Here is another series of ‘What else is weird in Japan’ – I think only after living in Japan for while and experiencing their culture a little can you really appreciate and understand all the weird things that they do (not that I’m applauding them nor do I want to emulate them).
By acts of consideration, I don’t mean kindness acts that people carry out for one another. In Japan, it has became like sort of a culture, so from television programs to ads and to things that you buy from a convenience store, you can just feel the hospitality seaming through every corner of Japanese lifestyle. I’m sure everyone who has been on a holiday to Japan will say that Japanese people are the most polite bunch ever. Hospitality is wired into every Japanese and in every part of Japan’s society.
Hopping onto the Omotenashi（おもてなし – hospitality) trend that was sparked off by TV newscaster Crystal Takigawa in her Tokyo Olympics 2020 speech, I’m going to highlight some aspects of Japanese hospitality that goes overboard and becomes at best, bizarre, instead.
- Dark-coloured plastic bags when you buy erm stuff for private use like erhm condoms and sanitary pads
Yes if you buy stuff like that the counter staff will put your items into these kinda bags. You know like reverse psychology, I suspect by using this bag you will have the exact opposite effect by having all eyes turned on you when you carry it onto the train. You’ll get stares like ‘ooohhh so this guy is gonna get lucky tonight!’ or ‘oh this woman is on her period, better avoid triggering her PMS!’ Duh. The black bag just makes it more obvious instead.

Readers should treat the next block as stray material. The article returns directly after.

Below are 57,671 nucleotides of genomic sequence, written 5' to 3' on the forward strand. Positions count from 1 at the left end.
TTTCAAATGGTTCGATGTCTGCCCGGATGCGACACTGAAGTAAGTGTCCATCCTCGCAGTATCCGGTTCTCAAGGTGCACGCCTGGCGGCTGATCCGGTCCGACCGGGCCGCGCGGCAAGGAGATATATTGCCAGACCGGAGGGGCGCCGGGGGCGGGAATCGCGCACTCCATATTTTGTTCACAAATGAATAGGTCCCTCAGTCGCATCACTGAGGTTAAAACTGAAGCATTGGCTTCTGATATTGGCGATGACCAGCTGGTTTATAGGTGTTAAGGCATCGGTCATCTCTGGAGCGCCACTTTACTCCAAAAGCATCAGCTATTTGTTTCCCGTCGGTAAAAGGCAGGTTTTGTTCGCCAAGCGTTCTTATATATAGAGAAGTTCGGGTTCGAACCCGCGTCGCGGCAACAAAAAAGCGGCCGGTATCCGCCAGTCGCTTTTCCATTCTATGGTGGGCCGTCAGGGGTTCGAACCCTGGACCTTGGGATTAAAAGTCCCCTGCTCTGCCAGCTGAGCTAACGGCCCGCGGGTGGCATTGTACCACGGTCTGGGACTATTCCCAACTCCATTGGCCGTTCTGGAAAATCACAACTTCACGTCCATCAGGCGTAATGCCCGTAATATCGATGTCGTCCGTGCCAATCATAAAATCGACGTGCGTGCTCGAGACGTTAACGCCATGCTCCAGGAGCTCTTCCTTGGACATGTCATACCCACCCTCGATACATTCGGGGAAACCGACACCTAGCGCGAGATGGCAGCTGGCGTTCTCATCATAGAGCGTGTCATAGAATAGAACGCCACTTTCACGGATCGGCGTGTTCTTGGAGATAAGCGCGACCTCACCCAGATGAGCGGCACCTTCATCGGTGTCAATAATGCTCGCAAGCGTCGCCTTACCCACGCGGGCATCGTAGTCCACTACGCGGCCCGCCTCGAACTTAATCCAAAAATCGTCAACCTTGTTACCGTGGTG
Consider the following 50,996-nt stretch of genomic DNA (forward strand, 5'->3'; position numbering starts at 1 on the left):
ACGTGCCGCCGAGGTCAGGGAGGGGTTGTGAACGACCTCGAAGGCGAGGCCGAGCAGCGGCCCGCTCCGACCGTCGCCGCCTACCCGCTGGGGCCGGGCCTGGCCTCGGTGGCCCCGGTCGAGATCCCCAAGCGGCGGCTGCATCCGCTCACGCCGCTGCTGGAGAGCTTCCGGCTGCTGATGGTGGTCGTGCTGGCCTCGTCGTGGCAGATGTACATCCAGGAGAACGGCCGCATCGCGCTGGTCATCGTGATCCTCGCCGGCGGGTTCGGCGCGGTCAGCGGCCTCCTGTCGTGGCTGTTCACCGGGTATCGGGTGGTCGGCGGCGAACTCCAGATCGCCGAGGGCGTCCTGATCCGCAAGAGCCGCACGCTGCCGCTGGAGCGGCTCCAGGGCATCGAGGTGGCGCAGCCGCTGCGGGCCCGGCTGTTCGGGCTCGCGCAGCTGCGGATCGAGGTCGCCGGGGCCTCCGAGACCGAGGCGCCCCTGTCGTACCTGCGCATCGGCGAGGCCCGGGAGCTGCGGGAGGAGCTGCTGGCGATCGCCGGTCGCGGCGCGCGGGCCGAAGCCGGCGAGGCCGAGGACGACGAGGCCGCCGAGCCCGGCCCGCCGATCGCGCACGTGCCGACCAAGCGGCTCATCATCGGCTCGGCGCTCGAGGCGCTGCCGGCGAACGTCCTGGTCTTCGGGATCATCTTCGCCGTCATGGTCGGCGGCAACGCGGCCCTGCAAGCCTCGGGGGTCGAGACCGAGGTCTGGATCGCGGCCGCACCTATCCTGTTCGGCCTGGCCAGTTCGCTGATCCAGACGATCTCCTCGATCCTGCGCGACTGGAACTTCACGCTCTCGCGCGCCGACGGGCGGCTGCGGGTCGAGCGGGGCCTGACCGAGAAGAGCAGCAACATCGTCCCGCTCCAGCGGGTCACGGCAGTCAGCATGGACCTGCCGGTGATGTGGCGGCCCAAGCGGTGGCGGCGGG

But yeah this is a typical act of consideration (心遣い – kokorozukai in Japanese), because items such as condoms and tampons are considered private stuff, so people generally assumed that nobody wants to be seen carrying one of those in public. You know, if people are that embarrassed by purchasing stuff like that, they would bring their own bag to put them in. I don’t think there is any need to draw even more attention by using that kind of plastic bags. It becomes more like ‘Look at me look at me! I’ve bought a condom! Yay!!!’.
- Flushing sound function in public toilets
Anyone who’s been to Japan before would have noticed this. I’ve mentioned this before in one of my previous posts, and yes I don’t get why peeing is embarrassing. It’s a very natural human need, and we all do it, so what’s so embarrassing about it? It achieves the same effect as the black plastic bags; ‘I’m peeing, so don’t listen to my peeing!’ Yes the world knows you are peeing because you’ve turned up the flushing sound to the maximum volume.
- Women-friendly restaurants and cafes
Look at the bar above. What kind of bar do you think it is? I would think it’s just a regular bar. But to the Japanese, women are such differing species from another universe that they have to design restaurants and cafes in such a way that will allow women to enter with ease (女性でも入りやすいお店 – Even women can enter this store with ease). Wow, I didn’t know that women are so stressed to the point that they can’t even enter any restaurant they like!
It’s not quite the same as having restaurants and cafes that target just women. That I’m fine with, since men and women ARE wired to like different things after all. But if a store were to say, target both men and women, it is assumed that men can enter any store with no problems at all but special arrangements have to be made to appeal to women as well. Or to let them ‘enter with ease’.